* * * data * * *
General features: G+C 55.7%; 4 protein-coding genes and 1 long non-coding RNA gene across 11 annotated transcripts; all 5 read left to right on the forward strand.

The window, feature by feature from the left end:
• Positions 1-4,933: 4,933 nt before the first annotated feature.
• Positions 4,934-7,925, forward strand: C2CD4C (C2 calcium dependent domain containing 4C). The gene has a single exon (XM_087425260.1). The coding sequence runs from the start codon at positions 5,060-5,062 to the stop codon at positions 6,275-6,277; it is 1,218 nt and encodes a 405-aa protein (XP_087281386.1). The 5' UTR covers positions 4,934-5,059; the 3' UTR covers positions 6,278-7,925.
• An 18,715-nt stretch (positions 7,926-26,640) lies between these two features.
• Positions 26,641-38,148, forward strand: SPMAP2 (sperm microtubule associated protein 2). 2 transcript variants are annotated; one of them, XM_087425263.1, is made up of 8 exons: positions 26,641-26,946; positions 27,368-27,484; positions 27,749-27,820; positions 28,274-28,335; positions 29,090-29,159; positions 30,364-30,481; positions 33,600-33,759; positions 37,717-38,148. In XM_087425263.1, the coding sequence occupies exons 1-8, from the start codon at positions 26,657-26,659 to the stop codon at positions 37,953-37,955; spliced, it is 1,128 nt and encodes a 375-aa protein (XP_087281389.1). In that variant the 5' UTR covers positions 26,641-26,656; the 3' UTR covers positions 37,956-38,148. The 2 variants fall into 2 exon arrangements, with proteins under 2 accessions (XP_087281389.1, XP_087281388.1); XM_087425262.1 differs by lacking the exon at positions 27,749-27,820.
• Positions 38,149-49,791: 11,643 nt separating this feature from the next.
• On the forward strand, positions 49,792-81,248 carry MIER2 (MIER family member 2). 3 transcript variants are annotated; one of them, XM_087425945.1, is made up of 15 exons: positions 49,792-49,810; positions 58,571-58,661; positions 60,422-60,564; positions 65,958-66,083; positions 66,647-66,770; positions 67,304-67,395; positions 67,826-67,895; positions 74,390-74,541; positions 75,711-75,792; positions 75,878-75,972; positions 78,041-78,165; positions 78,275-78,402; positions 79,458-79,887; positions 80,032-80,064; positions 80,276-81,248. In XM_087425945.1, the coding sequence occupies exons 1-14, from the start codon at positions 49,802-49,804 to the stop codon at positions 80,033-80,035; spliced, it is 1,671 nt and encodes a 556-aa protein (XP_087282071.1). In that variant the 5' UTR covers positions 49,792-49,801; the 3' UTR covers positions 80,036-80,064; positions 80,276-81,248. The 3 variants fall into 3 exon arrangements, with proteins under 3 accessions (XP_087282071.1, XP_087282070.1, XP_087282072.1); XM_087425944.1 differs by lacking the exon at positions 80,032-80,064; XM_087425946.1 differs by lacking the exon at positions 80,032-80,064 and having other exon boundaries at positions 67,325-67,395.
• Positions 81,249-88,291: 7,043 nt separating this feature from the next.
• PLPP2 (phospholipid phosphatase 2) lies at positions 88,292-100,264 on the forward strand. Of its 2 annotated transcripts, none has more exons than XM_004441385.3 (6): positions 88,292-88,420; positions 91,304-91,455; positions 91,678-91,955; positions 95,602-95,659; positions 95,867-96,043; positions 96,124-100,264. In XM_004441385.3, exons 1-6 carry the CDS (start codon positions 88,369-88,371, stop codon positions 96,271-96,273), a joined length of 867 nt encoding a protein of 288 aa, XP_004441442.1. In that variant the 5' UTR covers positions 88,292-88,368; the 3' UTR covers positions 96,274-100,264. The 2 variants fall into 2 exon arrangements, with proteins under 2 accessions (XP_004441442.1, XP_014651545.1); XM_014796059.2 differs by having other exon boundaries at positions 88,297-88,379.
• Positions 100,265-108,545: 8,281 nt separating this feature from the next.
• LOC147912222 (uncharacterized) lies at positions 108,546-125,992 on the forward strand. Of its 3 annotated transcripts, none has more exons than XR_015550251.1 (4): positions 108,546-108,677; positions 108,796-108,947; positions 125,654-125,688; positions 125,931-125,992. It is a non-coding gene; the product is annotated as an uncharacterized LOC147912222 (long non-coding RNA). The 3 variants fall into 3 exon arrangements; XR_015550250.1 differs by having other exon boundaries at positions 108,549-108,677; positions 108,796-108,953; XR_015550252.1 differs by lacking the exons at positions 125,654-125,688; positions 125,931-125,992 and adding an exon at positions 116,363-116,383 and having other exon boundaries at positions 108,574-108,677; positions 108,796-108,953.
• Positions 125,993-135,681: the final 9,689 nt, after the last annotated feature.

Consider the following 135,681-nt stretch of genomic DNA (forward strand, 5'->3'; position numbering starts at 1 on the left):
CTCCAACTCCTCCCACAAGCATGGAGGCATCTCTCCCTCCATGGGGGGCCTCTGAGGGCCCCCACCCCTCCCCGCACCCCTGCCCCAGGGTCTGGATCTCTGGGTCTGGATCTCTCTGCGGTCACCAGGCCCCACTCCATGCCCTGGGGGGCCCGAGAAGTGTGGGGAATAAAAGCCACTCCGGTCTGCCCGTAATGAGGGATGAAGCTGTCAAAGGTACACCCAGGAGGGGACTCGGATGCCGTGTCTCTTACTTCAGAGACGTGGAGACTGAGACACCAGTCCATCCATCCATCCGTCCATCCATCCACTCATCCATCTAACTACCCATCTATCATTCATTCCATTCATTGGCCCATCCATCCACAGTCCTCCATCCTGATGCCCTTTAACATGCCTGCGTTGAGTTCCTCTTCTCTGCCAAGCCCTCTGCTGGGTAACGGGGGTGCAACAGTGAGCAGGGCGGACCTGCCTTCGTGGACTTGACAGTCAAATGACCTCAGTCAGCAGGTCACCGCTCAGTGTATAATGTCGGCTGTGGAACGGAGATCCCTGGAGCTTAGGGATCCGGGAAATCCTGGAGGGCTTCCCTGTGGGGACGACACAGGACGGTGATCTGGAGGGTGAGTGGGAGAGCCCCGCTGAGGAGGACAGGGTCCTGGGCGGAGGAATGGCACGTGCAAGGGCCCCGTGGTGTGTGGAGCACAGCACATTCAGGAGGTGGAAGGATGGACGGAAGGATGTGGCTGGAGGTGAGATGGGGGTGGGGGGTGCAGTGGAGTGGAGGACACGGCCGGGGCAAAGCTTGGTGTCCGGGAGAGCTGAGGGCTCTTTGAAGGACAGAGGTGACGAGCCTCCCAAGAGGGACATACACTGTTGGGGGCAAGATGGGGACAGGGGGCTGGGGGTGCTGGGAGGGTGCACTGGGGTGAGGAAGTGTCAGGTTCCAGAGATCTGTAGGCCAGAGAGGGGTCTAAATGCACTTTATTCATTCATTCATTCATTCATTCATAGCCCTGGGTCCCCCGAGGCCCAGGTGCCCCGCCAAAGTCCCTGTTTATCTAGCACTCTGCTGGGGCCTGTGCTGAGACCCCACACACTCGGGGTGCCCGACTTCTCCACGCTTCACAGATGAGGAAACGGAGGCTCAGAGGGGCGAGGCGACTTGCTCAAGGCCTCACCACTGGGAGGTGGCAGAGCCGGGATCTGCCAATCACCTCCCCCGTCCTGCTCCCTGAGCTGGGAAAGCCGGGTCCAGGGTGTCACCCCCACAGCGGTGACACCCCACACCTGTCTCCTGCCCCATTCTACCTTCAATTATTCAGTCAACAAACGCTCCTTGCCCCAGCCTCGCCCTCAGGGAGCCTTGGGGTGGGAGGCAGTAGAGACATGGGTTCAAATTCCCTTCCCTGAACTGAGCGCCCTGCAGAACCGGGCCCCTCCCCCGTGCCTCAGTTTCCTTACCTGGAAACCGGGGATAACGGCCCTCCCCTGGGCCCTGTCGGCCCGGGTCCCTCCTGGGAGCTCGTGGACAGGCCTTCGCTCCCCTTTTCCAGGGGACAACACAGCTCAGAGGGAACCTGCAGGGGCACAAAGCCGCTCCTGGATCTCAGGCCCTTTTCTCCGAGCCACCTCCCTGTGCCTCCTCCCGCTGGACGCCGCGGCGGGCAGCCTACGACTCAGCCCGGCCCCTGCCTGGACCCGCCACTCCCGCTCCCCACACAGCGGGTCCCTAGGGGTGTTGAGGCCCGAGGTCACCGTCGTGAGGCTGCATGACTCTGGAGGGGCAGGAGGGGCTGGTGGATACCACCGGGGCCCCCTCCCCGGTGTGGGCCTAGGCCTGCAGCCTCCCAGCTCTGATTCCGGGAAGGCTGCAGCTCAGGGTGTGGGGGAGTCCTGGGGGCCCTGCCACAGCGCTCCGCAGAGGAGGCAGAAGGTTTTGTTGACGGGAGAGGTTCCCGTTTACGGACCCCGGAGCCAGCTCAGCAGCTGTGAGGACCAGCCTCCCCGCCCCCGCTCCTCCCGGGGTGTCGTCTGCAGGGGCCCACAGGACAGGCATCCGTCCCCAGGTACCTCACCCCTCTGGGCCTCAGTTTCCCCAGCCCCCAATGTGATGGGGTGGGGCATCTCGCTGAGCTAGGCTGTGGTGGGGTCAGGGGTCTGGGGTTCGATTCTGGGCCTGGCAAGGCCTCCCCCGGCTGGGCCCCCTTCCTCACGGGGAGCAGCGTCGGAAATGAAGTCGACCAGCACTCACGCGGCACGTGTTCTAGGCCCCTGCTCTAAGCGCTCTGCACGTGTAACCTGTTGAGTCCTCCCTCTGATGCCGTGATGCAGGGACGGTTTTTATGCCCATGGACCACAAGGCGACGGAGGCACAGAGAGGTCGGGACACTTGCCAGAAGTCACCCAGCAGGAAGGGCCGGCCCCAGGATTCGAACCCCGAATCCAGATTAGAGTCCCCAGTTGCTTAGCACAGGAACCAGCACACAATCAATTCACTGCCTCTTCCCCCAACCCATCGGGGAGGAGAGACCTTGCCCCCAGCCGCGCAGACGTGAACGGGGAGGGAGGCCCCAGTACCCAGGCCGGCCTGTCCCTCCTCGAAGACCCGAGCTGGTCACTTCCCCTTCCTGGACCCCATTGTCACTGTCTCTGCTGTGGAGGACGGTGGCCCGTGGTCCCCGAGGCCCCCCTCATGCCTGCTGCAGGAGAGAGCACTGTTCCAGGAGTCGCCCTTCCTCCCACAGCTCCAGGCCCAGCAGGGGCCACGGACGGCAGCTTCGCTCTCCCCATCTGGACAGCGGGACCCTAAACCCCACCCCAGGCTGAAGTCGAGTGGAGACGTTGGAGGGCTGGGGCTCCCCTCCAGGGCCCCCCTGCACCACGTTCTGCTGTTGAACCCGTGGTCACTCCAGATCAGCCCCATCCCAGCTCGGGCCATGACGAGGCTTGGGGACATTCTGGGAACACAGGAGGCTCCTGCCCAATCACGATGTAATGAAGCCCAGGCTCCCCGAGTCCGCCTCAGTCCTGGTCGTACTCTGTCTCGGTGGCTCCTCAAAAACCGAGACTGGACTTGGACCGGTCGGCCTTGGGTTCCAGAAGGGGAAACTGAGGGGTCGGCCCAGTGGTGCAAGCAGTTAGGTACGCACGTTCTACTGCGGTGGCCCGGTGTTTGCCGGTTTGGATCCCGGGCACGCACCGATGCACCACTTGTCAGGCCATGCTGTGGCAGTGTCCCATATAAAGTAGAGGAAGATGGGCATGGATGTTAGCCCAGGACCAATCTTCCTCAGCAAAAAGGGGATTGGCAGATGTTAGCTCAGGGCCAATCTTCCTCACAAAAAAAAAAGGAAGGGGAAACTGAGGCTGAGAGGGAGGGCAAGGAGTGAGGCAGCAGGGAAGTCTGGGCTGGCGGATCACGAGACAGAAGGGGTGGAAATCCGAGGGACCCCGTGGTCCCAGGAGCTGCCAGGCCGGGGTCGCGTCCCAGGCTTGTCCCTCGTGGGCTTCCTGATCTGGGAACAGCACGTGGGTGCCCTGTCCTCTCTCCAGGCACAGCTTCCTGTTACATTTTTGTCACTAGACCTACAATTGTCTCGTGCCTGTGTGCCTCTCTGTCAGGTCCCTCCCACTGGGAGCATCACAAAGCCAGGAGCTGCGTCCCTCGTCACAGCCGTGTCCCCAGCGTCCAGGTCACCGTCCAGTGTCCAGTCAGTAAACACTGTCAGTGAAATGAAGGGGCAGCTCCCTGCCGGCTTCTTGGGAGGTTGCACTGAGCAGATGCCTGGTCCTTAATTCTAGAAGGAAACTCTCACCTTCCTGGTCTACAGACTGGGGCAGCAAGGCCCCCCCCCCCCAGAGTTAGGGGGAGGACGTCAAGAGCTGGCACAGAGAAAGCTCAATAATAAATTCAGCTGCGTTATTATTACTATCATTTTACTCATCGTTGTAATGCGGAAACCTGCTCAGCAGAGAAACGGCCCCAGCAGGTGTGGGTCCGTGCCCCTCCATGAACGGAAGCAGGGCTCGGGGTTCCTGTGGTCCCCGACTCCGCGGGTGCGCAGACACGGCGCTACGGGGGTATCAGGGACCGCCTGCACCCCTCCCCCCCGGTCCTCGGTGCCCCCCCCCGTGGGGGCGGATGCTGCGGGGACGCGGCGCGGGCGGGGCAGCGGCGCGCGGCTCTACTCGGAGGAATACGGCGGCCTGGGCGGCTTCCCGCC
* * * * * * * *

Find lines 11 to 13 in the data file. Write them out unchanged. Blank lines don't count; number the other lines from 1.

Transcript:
• Positions 100,265-108,545: 8,281 nt separating this feature from the next.
• LOC147912222 (uncharacterized) lies at positions 108,546-125,992 on the forward strand. Of its 3 annotated transcripts, none has more exons than XR_015550251.1 (4): positions 108,546-108,677; positions 108,796-108,947; positions 125,654-125,688; positions 125,931-125,992. It is a non-coding gene; the product is annotated as an uncharacterized LOC147912222 (long non-coding RNA). The 3 variants fall into 3 exon arrangements; XR_015550250.1 differs by having other exon boundaries at positions 108,549-108,677; positions 108,796-108,953; XR_015550252.1 differs by lacking the exons at positions 125,654-125,688; positions 125,931-125,992 and adding an exon at positions 116,363-116,383 and having other exon boundaries at positions 108,574-108,677; positions 108,796-108,953.
• Positions 125,993-135,681: the final 9,689 nt, after the last annotated feature.